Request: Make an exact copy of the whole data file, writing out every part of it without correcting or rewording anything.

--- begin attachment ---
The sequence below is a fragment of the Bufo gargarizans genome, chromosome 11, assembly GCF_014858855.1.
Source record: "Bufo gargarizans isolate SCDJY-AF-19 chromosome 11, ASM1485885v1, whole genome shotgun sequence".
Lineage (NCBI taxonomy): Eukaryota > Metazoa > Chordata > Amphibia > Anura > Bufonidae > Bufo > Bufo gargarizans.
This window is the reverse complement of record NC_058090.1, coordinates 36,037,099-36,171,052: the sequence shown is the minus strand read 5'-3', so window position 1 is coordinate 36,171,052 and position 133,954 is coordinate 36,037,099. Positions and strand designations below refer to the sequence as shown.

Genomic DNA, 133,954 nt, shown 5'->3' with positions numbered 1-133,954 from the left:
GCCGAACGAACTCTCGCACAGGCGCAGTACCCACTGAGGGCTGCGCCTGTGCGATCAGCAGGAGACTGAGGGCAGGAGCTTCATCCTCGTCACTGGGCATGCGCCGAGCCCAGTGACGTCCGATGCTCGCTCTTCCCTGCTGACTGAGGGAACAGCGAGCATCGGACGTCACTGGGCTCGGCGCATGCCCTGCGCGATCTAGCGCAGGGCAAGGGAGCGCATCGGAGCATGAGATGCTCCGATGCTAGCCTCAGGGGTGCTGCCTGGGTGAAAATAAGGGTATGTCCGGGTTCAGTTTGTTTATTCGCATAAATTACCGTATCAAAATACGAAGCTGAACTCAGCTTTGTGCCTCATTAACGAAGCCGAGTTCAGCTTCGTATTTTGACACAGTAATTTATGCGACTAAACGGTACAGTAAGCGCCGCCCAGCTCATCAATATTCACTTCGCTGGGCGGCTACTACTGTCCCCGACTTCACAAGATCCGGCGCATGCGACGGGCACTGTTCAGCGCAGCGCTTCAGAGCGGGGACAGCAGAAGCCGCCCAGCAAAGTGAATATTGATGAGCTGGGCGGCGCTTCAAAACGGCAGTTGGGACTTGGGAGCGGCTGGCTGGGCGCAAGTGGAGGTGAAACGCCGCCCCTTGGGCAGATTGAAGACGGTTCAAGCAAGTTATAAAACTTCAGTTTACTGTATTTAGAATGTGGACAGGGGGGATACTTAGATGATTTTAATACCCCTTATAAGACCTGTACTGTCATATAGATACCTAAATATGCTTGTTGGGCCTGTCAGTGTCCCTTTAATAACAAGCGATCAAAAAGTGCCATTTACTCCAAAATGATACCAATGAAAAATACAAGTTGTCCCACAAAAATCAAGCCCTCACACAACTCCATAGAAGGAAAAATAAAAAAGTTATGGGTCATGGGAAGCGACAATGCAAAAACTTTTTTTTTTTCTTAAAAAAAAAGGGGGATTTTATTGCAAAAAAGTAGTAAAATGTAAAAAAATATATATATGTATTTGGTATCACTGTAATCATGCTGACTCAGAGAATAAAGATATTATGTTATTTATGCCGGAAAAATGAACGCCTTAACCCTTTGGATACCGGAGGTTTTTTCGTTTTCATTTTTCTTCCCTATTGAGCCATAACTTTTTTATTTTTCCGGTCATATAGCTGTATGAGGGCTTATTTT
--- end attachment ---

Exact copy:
The sequence below is a fragment of the Bufo gargarizans genome, chromosome 11, assembly GCF_014858855.1.
Source record: "Bufo gargarizans isolate SCDJY-AF-19 chromosome 11, ASM1485885v1, whole genome shotgun sequence".
Lineage (NCBI taxonomy): Eukaryota > Metazoa > Chordata > Amphibia > Anura > Bufonidae > Bufo > Bufo gargarizans.
This window is the reverse complement of record NC_058090.1, coordinates 36,037,099-36,171,052: the sequence shown is the minus strand read 5'-3', so window position 1 is coordinate 36,171,052 and position 133,954 is coordinate 36,037,099. Positions and strand designations below refer to the sequence as shown.

Genomic DNA, 133,954 nt, shown 5'->3' with positions numbered 1-133,954 from the left:
GCCGAACGAACTCTCGCACAGGCGCAGTACCCACTGAGGGCTGCGCCTGTGCGATCAGCAGGAGACTGAGGGCAGGAGCTTCATCCTCGTCACTGGGCATGCGCCGAGCCCAGTGACGTCCGATGCTCGCTCTTCCCTGCTGACTGAGGGAACAGCGAGCATCGGACGTCACTGGGCTCGGCGCATGCCCTGCGCGATCTAGCGCAGGGCAAGGGAGCGCATCGGAGCATGAGATGCTCCGATGCTAGCCTCAGGGGTGCTGCCTGGGTGAAAATAAGGGTATGTCCGGGTTCAGTTTGTTTATTCGCATAAATTACCGTATCAAAATACGAAGCTGAACTCAGCTTTGTGCCTCATTAACGAAGCCGAGTTCAGCTTCGTATTTTGACACAGTAATTTATGCGACTAAACGGTACAGTAAGCGCCGCCCAGCTCATCAATATTCACTTCGCTGGGCGGCTACTACTGTCCCCGACTTCACAAGATCCGGCGCATGCGACGGGCACTGTTCAGCGCAGCGCTTCAGAGCGGGGACAGCAGAAGCCGCCCAGCAAAGTGAATATTGATGAGCTGGGCGGCGCTTCAAAACGGCAGTTGGGACTTGGGAGCGGCTGGCTGGGCGCAAGTGGAGGTGAAACGCCGCCCCTTGGGCAGATTGAAGACGGTTCAAGCAAGTTATAAAACTTCAGTTTACTGTATTTAGAATGTGGACAGGGGGGATACTTAGATGATTTTAATACCCCTTATAAGACCTGTACTGTCATATAGATACCTAAATATGCTTGTTGGGCCTGTCAGTGTCCCTTTAATAACAAGCGATCAAAAAGTGCCATTTACTCCAAAATGATACCAATGAAAAATACAAGTTGTCCCACAAAAATCAAGCCCTCACACAACTCCATAGAAGGAAAAATAAAAAAGTTATGGGTCATGGGAAGCGACAATGCAAAAACTTTTTTTTTTTCTTAAAAAAAAAGGGGGATTTTATTGCAAAAAAGTAGTAAAATGTAAAAAAATATATATATGTATTTGGTATCACTGTAATCATGCTGACTCAGAGAATAAAGATATTATGTTATTTATGCCGGAAAAATGAACGCCTTAACCCTTTGGATACCGGAGGTTTTTTCGTTTTCATTTTTCTTCCCTATTGAGCCATAACTTTTTTATTTTTCCGGTCATATAGCTGTATGAGGGCTTATTTT